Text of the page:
Prince Charles and his wife Camilla are traveling to Canada this week, where the British Crown heir aims to discuss two topics that are dear to him, climate change and indigenous peoples.
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The three-day visit, from May 17-19, comes at a delicate time of transition for the British monarchy, rocked on its last two overseas trips, as Queen Elizabeth, 96, who has reigned for 70 years, has canceled almost all public appearances over the past seven months due to health concerns.
Prince Charles replaces him more and more often. So last week he read on his behalf the speech from the throne, for the first time, during the solemn opening of parliament in London.
His trip to Canada, one of the 15 Commonwealth kingdoms whose sovereign is Queen Elizabeth, is part of the Platinum Jubilee celebrations (70 years of reign).
Within three days, the 73-year-old prince and his wife, 74, will cross Canada from east to west, beginning their visit Tuesday to Saint John on the island of Newfoundland, and ending Thursday in the Northwest Territories . thousands of miles away, after a day in Ottawa on Wednesday.
In Saint-Jean de Terre-Neuve, the couple should especially take part in a “solemn moment of reflection and prayer” in memory of the thousands of Aboriginal children who died in boarding schools for the purpose of assimilation, and this for years 1990..
They will also visit artisans in the nearby village of Quidi Vidi, some of whom are housed in a recently renamed incubator from “Quidi Vidi village plantation” to “Quidi Vidi Artisan Studios” to avoid negative publicity after the term “plantation” is often. related to slavery.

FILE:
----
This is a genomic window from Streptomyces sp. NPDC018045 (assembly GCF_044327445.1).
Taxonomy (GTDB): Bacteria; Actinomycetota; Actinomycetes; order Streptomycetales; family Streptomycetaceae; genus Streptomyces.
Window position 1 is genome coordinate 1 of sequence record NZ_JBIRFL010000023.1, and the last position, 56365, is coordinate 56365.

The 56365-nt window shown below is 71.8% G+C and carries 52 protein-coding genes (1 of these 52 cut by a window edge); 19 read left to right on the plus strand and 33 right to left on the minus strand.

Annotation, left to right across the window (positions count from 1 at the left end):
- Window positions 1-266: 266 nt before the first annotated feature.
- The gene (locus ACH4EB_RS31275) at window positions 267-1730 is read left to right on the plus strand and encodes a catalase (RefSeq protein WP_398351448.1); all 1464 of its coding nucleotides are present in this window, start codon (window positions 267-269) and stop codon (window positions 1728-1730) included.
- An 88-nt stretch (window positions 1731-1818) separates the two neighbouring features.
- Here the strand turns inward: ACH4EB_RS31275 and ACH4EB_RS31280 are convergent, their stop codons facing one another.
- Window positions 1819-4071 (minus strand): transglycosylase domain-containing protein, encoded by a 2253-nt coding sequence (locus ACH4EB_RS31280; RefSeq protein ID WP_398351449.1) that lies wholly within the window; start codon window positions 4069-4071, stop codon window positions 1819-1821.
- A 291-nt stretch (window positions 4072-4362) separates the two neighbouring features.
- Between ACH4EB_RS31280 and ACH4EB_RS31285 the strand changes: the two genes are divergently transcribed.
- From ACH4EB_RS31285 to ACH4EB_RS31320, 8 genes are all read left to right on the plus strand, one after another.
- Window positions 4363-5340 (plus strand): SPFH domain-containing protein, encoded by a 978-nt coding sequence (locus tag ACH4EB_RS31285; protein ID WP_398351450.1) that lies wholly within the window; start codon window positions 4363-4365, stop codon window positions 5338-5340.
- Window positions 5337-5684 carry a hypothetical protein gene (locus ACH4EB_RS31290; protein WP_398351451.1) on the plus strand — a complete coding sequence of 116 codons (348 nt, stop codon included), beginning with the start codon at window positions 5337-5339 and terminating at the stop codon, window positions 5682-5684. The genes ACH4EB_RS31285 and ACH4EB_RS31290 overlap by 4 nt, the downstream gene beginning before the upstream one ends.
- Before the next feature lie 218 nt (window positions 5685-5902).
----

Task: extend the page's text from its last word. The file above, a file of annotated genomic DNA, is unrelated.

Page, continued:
In Ottawa, Prince Charles and the Duchess of Cornwall will meet with members of the Ukrainian diaspora, and the prince will attend a panel discussion on “sustainable finance” in the fight against climate change, ahead of a formal dinner celebrating the Jubilee. .
On the 19th, he will meet again with members of the indigenous community in the Dettah, Northwest Territories, to discuss climate change and traditions. The Duchess will visit a shelter for women and children who are victims of domestic violence.
Prince Charles said on Thursday he was looking forward to his 19th trip to Canada, visiting the Canadian High Commission in London with Camilla.
High Commissioner Ralph Goodale praised the importance of ties between the two countries and honored a queen of “exemplary dedication”.
But despite the deep love that two-thirds of Canadians have for a sovereign they have known all their lives, 51% want the end of the constitutional monarchy for future generations, according to a recent poll by Canadian institute Angus Reid.
At a time when Canada is rethinking its colonial past, 65% reject the idea of Charles becoming king and head of state of Canada, and 76% refuse to recognize Camilla as their queen.
The last two royal tours abroad, to celebrate the connection of the British monarchy to the Commonwealth as part of the Jubilee, have confirmed a growing concern.
In March, during a tour of the Caribbean, Prince William and his wife Kate were summoned to apologize for Britain’s slavery past, with a claim for ransom. They had canceled the first part of their tour, due to local protests.
Jamaican Prime Minister Andrew Holness said his country’s transition to republican rule, as Barbados did in November, was “inevitable” when they arrived.
In April, Prince Edward, the Queen’s youngest son, faced the same criticism and demands, also canceling part of his Caribbean tour.
“I think we are seeing a change in the sea,” monarch historian Robert Lacey told AFP. “And it will take a serious thought for what will continue to function as a royal tour. And what activities are appropriate, and if in particular the military and ceremonial aspects of the visits are in line with the modern world. ”